RIP Maxine Kumin, 1925 – 2014
Maxine Kumin has died at age 88, ABC reports. Kumin, who won the Pulitzer Prize in 1973 for Up Country, wrote clear-eyed, introspective poetry confronting mortality, nature, and human relationships. She was a close friend of Anne Sexton, who she met when studying poetry with John Holmes at the Boston Center for Adult Education in 1957. Kumin lived in Warner, NH with her husband, Victor, where the two bred horses, a lifestyle vividly detailed in her late work, particularly in 2001’s The Long Marriage. Her last book was 2010’s Where I Live: New and Selected Poems.
In addition to the Pulitzer, Kumin won a number of awards:the Aiken Taylor Award for Modern American Poetry, the 1994 Poets’ Prize (for Looking for Luck), an American Academy and Institute of Arts and Letters Award for excellence in literature (1980), an Academy of American Poets fellowship (1986), the 1999 Ruth Lilly Poetry Prize, and six honorary degrees. She served as the poetry consultant to the Library of Congress in 1981 and made headlines in 1998 with Carolyn Kizer when the pair resigned their posts as chancellors of the Academy of American Poets “to protest the absence of blacks and other minority groups on the academy’s board of chancellors.”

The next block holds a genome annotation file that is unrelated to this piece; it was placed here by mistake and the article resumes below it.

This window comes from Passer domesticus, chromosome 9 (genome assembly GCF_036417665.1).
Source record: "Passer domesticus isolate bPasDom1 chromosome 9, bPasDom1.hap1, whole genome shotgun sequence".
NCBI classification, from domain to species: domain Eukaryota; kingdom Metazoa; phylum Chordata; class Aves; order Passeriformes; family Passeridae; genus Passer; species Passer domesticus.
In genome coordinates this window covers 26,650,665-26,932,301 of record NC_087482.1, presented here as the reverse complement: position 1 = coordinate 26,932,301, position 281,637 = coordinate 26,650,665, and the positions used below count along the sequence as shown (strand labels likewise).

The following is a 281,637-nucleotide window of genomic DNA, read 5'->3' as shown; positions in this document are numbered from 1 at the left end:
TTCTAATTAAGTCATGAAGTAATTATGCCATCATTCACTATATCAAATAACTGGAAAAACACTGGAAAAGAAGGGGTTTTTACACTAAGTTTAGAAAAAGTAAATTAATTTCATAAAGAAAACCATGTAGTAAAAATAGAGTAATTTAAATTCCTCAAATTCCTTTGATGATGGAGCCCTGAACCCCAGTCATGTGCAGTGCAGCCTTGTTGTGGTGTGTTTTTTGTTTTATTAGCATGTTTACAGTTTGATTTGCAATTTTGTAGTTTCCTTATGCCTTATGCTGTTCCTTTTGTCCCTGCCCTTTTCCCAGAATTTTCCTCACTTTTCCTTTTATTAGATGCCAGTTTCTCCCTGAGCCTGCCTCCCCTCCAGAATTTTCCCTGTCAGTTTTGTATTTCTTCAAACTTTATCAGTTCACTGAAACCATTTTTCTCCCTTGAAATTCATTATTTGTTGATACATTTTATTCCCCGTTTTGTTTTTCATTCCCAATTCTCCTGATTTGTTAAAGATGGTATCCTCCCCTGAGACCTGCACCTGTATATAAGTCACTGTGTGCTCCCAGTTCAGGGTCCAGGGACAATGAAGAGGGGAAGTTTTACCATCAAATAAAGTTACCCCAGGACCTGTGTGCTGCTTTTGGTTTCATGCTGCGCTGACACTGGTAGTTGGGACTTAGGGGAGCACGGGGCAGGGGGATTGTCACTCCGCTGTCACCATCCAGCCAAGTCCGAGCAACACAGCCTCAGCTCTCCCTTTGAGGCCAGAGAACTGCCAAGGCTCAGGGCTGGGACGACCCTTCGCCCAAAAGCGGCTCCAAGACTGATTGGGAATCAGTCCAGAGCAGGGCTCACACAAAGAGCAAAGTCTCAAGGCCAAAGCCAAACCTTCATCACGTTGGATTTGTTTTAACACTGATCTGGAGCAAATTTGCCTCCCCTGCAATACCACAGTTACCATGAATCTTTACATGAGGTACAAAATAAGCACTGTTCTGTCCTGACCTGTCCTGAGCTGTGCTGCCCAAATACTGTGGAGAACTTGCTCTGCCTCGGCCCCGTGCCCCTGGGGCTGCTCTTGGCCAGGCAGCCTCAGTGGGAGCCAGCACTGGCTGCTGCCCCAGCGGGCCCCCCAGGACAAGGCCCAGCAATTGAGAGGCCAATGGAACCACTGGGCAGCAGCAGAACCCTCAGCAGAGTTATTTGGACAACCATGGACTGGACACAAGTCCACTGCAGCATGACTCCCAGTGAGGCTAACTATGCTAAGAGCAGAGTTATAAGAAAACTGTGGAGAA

Here is her poem “Purgatory”:
And suppose the darlings get to Mantua,
suppose they cheat the crypt, what next? Begin
with him, unshaven. Though not, I grant you, a
displeasing cockerel, there’s egg yolk on his chin.
His seedy robe’s aflap, he’s got the rheum.
Poor dear, the cooking lard has smoked her eye.
Another Montague is in the womb
although the first babe’s bottom’s not yet dry.
She scrolls a weekly letter to her Nurse
who dares to send a smock through Balthasar,
and once a month, his father posts a purse.
News from Verona? Always news of war.
Such sour years it takes to right this wrong!
The fifth act runs unconscionably long.
from Selected Poems: 1960 – 1990, W.W. Norton & Company